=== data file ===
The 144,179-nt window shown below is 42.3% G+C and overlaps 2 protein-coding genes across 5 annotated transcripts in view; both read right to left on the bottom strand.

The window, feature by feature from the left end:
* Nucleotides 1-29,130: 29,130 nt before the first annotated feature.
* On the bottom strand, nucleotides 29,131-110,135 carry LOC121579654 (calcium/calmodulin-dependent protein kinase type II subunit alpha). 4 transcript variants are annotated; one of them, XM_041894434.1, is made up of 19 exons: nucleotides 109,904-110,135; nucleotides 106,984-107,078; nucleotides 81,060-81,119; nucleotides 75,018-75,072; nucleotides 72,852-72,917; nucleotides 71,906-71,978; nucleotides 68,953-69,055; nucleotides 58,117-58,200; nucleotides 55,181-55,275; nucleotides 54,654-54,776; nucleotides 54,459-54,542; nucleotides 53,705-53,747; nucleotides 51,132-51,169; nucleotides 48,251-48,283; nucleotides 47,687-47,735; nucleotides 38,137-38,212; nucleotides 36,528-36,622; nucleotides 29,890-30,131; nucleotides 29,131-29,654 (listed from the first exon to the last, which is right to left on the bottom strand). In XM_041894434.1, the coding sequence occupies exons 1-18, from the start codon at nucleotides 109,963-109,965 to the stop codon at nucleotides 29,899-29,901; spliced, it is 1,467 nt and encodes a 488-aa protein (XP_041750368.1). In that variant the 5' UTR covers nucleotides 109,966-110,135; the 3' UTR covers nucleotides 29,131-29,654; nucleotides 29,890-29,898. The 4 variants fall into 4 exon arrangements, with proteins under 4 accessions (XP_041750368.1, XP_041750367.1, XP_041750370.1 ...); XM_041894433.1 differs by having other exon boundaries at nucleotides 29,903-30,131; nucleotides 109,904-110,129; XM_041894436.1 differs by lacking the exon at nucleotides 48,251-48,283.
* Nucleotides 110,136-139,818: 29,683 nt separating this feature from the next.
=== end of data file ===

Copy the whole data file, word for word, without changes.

The 144,179-nt window shown below is 42.3% G+C and overlaps 2 protein-coding genes across 5 annotated transcripts in view; both read right to left on the bottom strand.

The window, feature by feature from the left end:
* Nucleotides 1-29,130: 29,130 nt before the first annotated feature.
* On the bottom strand, nucleotides 29,131-110,135 carry LOC121579654 (calcium/calmodulin-dependent protein kinase type II subunit alpha). 4 transcript variants are annotated; one of them, XM_041894434.1, is made up of 19 exons: nucleotides 109,904-110,135; nucleotides 106,984-107,078; nucleotides 81,060-81,119; nucleotides 75,018-75,072; nucleotides 72,852-72,917; nucleotides 71,906-71,978; nucleotides 68,953-69,055; nucleotides 58,117-58,200; nucleotides 55,181-55,275; nucleotides 54,654-54,776; nucleotides 54,459-54,542; nucleotides 53,705-53,747; nucleotides 51,132-51,169; nucleotides 48,251-48,283; nucleotides 47,687-47,735; nucleotides 38,137-38,212; nucleotides 36,528-36,622; nucleotides 29,890-30,131; nucleotides 29,131-29,654 (listed from the first exon to the last, which is right to left on the bottom strand). In XM_041894434.1, the coding sequence occupies exons 1-18, from the start codon at nucleotides 109,963-109,965 to the stop codon at nucleotides 29,899-29,901; spliced, it is 1,467 nt and encodes a 488-aa protein (XP_041750368.1). In that variant the 5' UTR covers nucleotides 109,966-110,135; the 3' UTR covers nucleotides 29,131-29,654; nucleotides 29,890-29,898. The 4 variants fall into 4 exon arrangements, with proteins under 4 accessions (XP_041750368.1, XP_041750367.1, XP_041750370.1 ...); XM_041894433.1 differs by having other exon boundaries at nucleotides 29,903-30,131; nucleotides 109,904-110,129; XM_041894436.1 differs by lacking the exon at nucleotides 48,251-48,283.
* Nucleotides 110,136-139,818: 29,683 nt separating this feature from the next.